Evasive Maneuvers

Euphemisms old and new

Synergizing Backward Euphemisms

I am a rabid fan of 30 Rock — it recently moved into second place on my all-time beloved sitcom list, still trailing Seinfeld but nudging past Arrested Development and It's Always Sunny in Philadelphia.  

In my Good magazine column, I recently looked at the success of the 30 Rock-propelled terms blurgh (kind of a mix of bleah and ugh), lizzing (laughing while whizzing), and mind grapes, a preposterous extension of mind, which I was surprised to see is used commonly, in examples like this ("I only got 11 or 12 hours of sleep last night, I got something on my mind grapes") and this ("Apparently White Castle has sweet potato fries now. That hurts my mind grapes").

But my favorite expression from the show is a bit less common, and a tad more absurd, and three scootches more totally awesome. In the episode "The Fighting Irish," corporate guy Jack Donaghy — after showing Liz Lemon a video of a panda cub sneezing — says, "You have to fire 10% of your staff."  

He quickly adds, "We have to synergize backward overflow."  

Ah... What a trinity of singular doubletalk! So what's if it's from TV. I've always maintained that a made-up euphemism is still a euphemism, just as a made-up trip to Venus is still an intergalactic incident. OK, bad example, but cut me some slack, you slack-hoarders. Have you ever heard a more spot-on spoof of corporatese? It's an absurdity perfectly in tune with the awful-but-real expressions rightsizing and synergy-related headcount reductions. Thank you, 30 Rock. Thank you. 

Anyhoo, we can't worry all day about whether our backward overflow is being synergized or just ground into dog food. We need distractions, like TV and euphemisms, such as the following. I hope they enrich your mind grapes — or at least not stomp them into jelly. 

chicken hockey

Has poultry discovered the slapshot, much as elephants learned to paint? Not quite. While thumbing through the extraordinary Historical Dictionary of American Slang, I spotted this utterly silly euphemism for something I must name with another evasion: chicken poo. It turns out hockey has a history of meaning both excrement (since 1886) and BS (since 1930). As a former resident of Buffalo, NY, I should find hockey to be the most glorious game ever invented by the gods or the Canadians, but I've never cared for it. So hockey as a euphemism for a boom-boom sounds just about right.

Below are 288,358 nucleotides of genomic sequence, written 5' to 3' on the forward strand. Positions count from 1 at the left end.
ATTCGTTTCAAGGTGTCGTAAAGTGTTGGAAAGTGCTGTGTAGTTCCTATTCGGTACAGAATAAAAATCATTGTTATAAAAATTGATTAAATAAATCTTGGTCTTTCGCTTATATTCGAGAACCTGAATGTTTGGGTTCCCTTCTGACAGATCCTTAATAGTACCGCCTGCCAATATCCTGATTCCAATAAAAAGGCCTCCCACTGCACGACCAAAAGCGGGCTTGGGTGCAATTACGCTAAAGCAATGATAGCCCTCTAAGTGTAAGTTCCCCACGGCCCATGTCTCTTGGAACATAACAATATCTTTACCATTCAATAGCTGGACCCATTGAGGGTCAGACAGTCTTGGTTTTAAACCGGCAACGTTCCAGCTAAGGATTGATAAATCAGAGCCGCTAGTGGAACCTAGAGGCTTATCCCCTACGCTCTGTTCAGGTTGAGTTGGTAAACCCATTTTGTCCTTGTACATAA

secret squirrel mission

In his Double-Tongued Dictionary, Grant Barrett quotes this paragraph on shenanigans within the New York State governor's security force: "The detail protects the governor, the lieutenant governor, visiting dignitaries and other elected officials deemed to be at risk. But Mr. Wiese so frequently dispatched members of the detail to other duties that State Police officials referred to them as 'secret squirrel missions' and 'colonel missions.'" This tremendous term doesn't sound remotely like the abuse-of-power-y corruption-fest it is. I'm putting it in the CIA suggestion box ASAP. 

cash considerations

Book of Basketball author Bill Simmons displays a keen BS detector in his ESPN.com column. He's an expert at identifying NBA general managers who make sofa cushions seem like intellectuals, and a few months ago he mentioned a euphemism that could solve the financial pickles of nearly anyone, even me: "The Lakers sell the 29th pick to the Knicks for cash considerations and pick Toney Douglas. Great name. He sounds like an ESPN Classic fighter. Did we ever figure out what 'cash considerations' means? If I buy a TV from Best Buy, can I tell them that I'd like to pay with cash considerations? What would happen? Could I just walk out of the store with the TV?" I just hope Visual Thesaurus supreme commander Ben Zimmer doesn't get the idea to start paying me with cash considerations, unless such considerations include the use of the secret VT space shuttle. 

Well, I hope you enjoyed these euphemisms, and if you didn't, we'll have to go outside, where I'll show you what it's like! 

Of course, I am far too great a humanitarian to assault a reader outdoors, and I'm merely segue-ing my way to an expression used in the immortal Seinfeld episode "The Opposite," which has shown so many schlumps and schmucks that, like George Costanza, they too might enjoy greater success, confidence, and spiritual fulfillment if they were "completely ignoring every urge towards common sense and good judgment (they) ever had." As Jerry pointed out: "If every instinct you have is wrong, then the opposite would have to be right."